Over the weekend, Binghamton University co-hosted the Let Us Dream conference, an international event focused on international cooperation and creating a diverse environment.
Held virtually from Nov. 20 to Nov. 22, each session began with a general opening from a different keynote speaker before breaking out into three separate panels. On the first day, panels were held on various educational topics, followed by health and social panels on the second and third days, respectively. The moderators and members of the panels were professors from multiple universities, including BU.
BU President Harvey Stenger delivered an opening address on the second day of the conference welcoming participants.
“Over the course of this conference, the participants — as many as 25,000 worldwide — will be exploring ways to develop networks and partnerships of individuals working toward sustainable improvements, from the community to global levels,” Stenger said. “This is an outstanding opportunity for our local leaders and educators to develop ways to strengthen networks and explore new community improvement ideas in our region, and we are already seeing the impact of last year’s conference on the way organizations interact for the public good in our area.”
After registering for the conference, attendees were able to access the event via YouTube Live. It was held throughout the course of the three days from 8:30 a.m. to 11:30 a.m. EST. In addition to adjusting the conference to account for COVID-19, the conference itself discussed the effects of COVID-19 relating to educational issues. One panel focused on the impact of the pandemic on community response services.
Laura Bronstein, dean of the College of Community and Public Affairs (CCPA) and director of the Institute for Justice and Well-Being, helped lead BU’s role in planning the conference, specifically facilitating communication among academics and practitioners.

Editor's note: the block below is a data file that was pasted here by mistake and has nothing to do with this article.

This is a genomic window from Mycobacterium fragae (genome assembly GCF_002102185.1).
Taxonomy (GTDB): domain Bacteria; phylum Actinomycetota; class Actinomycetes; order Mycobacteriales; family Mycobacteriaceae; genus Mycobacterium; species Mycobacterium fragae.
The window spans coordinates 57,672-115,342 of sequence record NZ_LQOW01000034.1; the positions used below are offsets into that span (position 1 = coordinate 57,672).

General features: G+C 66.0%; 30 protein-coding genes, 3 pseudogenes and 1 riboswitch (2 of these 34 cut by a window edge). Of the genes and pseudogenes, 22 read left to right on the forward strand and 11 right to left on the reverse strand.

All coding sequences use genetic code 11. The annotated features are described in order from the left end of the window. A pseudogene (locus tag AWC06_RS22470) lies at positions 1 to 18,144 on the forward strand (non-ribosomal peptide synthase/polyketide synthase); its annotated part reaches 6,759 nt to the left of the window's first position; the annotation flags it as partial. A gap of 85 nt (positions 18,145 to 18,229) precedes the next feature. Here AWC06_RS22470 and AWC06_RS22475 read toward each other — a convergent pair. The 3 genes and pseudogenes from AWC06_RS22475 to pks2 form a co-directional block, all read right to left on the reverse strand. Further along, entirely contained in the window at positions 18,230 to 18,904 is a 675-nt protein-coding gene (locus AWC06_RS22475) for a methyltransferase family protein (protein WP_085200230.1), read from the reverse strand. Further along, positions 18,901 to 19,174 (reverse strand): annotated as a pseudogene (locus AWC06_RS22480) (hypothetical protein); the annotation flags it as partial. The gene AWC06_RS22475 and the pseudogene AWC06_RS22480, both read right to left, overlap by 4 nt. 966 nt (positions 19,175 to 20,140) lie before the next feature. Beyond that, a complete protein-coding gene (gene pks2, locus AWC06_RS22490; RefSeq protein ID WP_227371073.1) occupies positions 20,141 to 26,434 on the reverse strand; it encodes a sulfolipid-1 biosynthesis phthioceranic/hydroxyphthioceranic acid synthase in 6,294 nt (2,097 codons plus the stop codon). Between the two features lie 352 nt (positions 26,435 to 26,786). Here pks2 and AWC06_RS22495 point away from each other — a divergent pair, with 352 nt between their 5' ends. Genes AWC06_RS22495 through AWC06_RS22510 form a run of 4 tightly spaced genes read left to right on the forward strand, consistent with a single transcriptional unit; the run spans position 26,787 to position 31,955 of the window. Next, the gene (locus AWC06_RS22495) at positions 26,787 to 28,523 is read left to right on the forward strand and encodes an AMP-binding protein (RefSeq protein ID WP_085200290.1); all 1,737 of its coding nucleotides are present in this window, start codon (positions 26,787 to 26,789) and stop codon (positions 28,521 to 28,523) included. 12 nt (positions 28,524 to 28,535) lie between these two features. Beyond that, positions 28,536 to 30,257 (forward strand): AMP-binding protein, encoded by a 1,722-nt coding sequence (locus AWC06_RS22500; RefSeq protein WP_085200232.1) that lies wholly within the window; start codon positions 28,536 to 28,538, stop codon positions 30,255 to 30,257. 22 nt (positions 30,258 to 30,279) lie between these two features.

“This conference focuses on the integration of practitioner and scholar knowledge and is the perfect example of the work CCPA values and engages in,” Bronstein said. “In bringing together practitioners and researchers from around the world to address current challenges, there is a vast opportunity to learn and to develop solutions to the world’s most pressing issues.”
This year’s event was co-hosted by BU, Louisiana Tech University, Grambling State University, Christ (Deemed to be University) and Catholic University of Applied Sciences of North Rhine-Westphalia. In 2019, BU hosted the annual Let Us Dream Conference on campus, but this was the first triennial international conference.
Myra Sabir, associate professor of human development, explained why she chose to participate and moderate a panel discussion on holistic education and psychosocial development.
“I have often thought that if the warm-hearted [people] had as strong a drive to step forward in leadership as the more fearful, then perhaps the power of gentleness and care would grow increasingly evident and help shape our way of living on the Earth,” Sabir wrote in an email.
The event was free and open to BU students and staff, along with those from contributing universities.
Benjamin So, an undeclared freshman, appreciated BU’s effort to run and participate in the conference.
“I view the conference as a beneficial and informational event that ideally would lead to the creation of more impactful and beneficial ideas and protocols that would benefit everyone around the globe,” So said. “This conference demonstrates a step toward global collaboration in the long-lasting fight against [COVID-19] and other important issues.”